Written by Dave Dunbar
Friday, 11 January 2013 00:00
A recent book by Os Guinness (A Free People’s Suicide: Sustainable Freedom and the American Future [IVP, 2012]) raises the significant question whether the great American experiment with freedom has a sustainable future. The title of the book suggests that the endurance of the republic is questionable, and this is what the author believes.
The problem for America, says Guinness, is not external threats but internal. The title of the book builds off a powerful quote from Abraham Lincoln: “If destruction be our lot, we must ourselves be its author and finisher. As a nation of freemen, we must live through all time, or die by suicide.” Freedom is sustainable, but only if those who are free give careful and continuing attention to the nature of freedom and those qualities that promote the health of a free society.
Guinness writes from a wide knowledge of classical authors and the writings of America’s founding fathers. He faults contemporary Americans for a lack of historical perspective and an inattention to the character and conditions which allow freedom to flourish. “Freedom can no more take a holiday from history than from gravity, and the plain fact is that it is harder to be free than not to be free, for freedom’s fire has not only to be lit once but must be kindled and rekindled all over again in each succeeding generation.”
One of the great omissions that Guinness finds in the current understanding of freedom is that Americans (both liberal and conservative) generally understand liberty as negative freedom, i.e. freedom from oppression, fear, constraint, tradition, etc. Negative freedom is a fundamental component of what the Founders fought for, but it is a part, not the whole. Negative freedom must be balanced by positive freedom, which is not merely freedom from but freedom for. Negative freedom alone ultimately degenerates and becomes bondage for individuals or societies. So unlimited freedom to indulge any and every type of behavior leads to a culture of addictions, and unlimited freedom to buy leads to a culture of debt.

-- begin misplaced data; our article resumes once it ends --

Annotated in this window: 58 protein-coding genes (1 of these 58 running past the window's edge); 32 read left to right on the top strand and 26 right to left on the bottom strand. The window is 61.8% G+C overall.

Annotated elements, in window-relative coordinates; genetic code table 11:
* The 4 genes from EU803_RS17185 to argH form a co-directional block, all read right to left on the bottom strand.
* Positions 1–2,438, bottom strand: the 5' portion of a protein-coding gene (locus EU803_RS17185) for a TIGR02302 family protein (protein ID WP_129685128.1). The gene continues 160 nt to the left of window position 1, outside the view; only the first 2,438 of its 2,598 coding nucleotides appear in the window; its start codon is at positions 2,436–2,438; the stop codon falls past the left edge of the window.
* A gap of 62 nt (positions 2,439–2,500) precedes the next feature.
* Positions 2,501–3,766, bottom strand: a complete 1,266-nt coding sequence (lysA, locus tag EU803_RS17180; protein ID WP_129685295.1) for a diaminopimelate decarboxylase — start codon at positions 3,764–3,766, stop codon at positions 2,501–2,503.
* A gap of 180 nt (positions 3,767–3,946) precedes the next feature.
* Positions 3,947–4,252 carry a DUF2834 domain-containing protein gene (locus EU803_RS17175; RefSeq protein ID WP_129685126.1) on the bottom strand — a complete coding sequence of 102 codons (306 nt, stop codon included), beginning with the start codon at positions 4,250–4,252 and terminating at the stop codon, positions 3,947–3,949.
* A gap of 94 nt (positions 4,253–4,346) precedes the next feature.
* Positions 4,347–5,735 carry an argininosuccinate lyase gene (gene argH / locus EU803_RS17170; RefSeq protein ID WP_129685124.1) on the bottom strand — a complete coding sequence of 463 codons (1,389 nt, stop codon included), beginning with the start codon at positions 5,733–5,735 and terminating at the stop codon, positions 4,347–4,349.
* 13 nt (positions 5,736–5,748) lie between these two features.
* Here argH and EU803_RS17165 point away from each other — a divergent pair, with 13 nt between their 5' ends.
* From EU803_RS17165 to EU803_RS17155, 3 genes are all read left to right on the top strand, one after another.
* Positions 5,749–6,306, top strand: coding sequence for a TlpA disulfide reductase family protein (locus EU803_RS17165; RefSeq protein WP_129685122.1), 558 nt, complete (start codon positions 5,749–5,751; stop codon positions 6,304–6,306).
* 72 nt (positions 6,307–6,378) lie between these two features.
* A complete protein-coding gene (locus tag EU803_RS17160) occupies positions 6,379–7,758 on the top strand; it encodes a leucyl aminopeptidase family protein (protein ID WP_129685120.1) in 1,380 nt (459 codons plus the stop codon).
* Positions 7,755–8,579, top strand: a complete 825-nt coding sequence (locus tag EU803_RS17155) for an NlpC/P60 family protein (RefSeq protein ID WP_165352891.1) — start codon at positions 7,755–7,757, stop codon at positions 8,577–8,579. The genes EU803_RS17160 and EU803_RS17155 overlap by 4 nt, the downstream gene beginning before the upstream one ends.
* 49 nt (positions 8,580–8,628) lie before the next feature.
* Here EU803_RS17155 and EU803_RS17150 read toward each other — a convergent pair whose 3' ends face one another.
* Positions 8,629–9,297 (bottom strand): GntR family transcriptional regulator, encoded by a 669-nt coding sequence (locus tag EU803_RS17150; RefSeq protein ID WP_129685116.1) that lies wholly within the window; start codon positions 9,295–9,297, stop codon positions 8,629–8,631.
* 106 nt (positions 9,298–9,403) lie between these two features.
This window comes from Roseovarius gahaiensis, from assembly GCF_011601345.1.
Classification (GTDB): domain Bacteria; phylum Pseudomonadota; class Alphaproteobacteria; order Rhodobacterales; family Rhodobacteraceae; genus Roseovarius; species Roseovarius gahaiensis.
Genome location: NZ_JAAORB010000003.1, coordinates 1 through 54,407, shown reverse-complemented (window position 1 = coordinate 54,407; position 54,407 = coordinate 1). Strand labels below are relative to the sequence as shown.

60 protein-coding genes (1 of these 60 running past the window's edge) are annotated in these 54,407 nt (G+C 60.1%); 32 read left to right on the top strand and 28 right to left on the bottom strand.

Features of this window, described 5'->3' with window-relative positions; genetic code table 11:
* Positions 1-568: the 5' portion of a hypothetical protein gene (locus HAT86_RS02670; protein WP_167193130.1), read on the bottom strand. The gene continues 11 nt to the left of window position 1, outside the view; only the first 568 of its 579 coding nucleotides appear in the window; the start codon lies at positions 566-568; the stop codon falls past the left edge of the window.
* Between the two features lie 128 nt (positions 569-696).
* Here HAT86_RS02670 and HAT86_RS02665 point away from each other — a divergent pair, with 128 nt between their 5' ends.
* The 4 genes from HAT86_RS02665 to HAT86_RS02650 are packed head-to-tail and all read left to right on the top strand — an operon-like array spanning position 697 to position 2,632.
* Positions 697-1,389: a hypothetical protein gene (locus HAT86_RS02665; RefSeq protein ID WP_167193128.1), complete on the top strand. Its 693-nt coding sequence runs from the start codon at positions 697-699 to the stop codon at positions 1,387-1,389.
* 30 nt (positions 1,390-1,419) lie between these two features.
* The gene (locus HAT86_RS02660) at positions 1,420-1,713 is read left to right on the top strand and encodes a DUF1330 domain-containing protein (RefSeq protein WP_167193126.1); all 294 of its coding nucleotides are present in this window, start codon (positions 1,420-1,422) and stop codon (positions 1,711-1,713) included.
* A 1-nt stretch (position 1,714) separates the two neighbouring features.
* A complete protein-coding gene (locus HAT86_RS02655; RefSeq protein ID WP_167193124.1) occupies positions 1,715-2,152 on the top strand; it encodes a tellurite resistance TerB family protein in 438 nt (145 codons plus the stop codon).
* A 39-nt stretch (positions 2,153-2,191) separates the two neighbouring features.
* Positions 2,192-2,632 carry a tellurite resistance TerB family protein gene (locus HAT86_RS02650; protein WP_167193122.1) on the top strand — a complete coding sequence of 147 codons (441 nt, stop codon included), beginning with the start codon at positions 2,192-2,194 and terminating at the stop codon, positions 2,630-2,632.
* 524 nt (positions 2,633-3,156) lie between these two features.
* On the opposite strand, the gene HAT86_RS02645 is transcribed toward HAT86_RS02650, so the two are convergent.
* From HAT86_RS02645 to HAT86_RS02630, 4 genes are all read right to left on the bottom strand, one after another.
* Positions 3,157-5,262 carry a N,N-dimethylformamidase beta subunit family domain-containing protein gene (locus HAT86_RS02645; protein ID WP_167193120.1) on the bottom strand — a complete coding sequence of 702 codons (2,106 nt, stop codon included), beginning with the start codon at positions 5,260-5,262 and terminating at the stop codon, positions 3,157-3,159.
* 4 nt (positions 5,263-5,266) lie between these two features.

But the founders understood that freedom is not absolute. Freedom must be ordered; hence, the Constitution and the balance of powers. But structure alone will not preserve freedom. To structure must be added character or virtue, both in the private citizen and in the public leader. As Benjamin Franklin formulated it: “No longer virtuous, no longer free; is a maxim as true with regard to a private person as a Commonwealth.” And John Adams wrote, “The only foundation of a free Constitution is pure Virtue. . . .” Liberty therefore is nurtured among people of character. Guinness states, “Freedom is not the permission to do what we like but the power to do what we should.”
A question then arises: what is the source of virtue? Guinness answers that the framers of the Constitution were clear also on this point: virtue requires (some sort of) faith. This is true even for Deists like Franklin or Jefferson. So these three--freedom, virtue, and faith--are intertwined and interdependent; together they form what Guinessn calls the golden triangle of liberty.
In America today a lack of understanding and appreciation for this interdependence puts the grand experiment at risk. We are naïve to assume that freedom will simply maintain itself by a kind of historical inertia. This book is a clear call to reinvigorate the public discussion of “first things” with careful attention to the wisdom of the Founding Fathers. Much is at stake. Guinness not only warns of decline, but charts a path toward renewal. May the call be heeded!
Dave Dunbar is president of Biblical Seminary. He has been married to Sharon for 42 years. They have four grown children and six grand children.